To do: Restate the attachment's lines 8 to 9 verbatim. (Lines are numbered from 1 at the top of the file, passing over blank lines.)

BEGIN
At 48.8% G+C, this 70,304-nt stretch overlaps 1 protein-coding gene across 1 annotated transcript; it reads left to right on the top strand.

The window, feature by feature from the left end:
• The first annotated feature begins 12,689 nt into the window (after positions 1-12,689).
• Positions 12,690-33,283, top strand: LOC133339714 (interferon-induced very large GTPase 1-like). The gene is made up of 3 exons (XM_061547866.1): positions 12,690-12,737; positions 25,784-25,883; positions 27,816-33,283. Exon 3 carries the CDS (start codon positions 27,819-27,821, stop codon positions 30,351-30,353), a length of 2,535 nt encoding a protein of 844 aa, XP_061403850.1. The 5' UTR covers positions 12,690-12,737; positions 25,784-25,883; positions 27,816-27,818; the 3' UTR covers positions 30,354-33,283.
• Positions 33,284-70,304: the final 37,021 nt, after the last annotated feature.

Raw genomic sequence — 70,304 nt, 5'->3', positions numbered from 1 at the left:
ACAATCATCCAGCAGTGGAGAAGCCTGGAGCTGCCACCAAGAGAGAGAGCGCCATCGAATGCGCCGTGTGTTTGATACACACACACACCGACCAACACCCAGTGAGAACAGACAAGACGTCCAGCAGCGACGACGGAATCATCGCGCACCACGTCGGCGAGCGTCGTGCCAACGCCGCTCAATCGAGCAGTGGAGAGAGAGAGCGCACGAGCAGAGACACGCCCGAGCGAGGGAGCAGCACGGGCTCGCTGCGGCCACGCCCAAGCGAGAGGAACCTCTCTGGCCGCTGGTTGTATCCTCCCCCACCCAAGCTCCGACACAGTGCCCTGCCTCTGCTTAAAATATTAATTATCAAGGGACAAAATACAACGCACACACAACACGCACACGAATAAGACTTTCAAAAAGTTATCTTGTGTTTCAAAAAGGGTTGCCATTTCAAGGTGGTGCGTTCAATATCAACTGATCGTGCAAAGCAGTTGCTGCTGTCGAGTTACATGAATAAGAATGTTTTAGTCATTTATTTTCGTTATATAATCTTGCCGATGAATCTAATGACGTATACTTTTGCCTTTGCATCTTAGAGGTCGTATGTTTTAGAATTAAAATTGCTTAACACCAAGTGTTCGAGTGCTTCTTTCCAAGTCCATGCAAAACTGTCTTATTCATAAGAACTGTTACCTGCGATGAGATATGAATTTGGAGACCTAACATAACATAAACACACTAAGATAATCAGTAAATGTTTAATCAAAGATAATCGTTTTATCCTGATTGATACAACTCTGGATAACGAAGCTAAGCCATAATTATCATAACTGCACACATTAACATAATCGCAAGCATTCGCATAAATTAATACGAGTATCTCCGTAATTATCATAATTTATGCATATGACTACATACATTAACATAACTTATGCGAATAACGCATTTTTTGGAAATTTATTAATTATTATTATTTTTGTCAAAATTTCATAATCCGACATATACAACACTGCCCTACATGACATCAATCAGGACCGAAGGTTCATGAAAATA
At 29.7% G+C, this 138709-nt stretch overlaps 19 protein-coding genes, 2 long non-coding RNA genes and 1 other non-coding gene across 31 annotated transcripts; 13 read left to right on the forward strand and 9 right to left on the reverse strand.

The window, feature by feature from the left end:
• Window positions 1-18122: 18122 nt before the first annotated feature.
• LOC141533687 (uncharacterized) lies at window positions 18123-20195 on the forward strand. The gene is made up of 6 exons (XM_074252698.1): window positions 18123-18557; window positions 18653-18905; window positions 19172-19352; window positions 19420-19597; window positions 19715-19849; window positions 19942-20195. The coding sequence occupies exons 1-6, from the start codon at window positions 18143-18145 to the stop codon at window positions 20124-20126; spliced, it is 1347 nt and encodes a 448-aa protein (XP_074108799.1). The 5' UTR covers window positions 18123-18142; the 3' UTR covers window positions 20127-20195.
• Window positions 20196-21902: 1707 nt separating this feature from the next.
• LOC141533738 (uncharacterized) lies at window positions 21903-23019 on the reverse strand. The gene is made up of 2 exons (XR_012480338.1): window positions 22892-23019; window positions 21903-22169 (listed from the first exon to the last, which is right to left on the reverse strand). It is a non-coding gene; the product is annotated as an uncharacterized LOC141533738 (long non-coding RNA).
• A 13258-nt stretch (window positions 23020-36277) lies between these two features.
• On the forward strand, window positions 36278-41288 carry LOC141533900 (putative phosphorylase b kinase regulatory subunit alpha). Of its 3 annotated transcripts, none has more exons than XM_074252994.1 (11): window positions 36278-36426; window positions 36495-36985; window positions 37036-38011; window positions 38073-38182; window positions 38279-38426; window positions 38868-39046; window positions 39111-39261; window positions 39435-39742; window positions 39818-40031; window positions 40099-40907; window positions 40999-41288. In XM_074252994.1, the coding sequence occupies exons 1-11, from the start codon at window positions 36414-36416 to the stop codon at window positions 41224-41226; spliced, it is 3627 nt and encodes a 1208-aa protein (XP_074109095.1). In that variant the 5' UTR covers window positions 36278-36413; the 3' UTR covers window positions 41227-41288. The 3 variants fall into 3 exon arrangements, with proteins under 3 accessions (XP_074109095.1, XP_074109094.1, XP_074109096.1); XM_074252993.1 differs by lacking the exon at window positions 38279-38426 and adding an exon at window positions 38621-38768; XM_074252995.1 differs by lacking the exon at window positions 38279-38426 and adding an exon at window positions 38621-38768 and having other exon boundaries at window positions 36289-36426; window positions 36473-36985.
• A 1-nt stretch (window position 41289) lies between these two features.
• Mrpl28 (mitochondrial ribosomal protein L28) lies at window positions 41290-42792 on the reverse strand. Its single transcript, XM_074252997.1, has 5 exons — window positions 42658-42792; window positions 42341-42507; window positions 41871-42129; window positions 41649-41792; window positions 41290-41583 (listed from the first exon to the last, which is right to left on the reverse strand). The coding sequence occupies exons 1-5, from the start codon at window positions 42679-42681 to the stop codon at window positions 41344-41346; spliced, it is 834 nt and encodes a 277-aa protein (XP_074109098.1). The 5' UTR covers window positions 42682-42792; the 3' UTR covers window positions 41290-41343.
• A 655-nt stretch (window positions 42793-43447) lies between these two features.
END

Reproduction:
At 29.7% G+C, this 138709-nt stretch overlaps 19 protein-coding genes, 2 long non-coding RNA genes and 1 other non-coding gene across 31 annotated transcripts; 13 read left to right on the forward strand and 9 right to left on the reverse strand.

The window, feature by feature from the left end: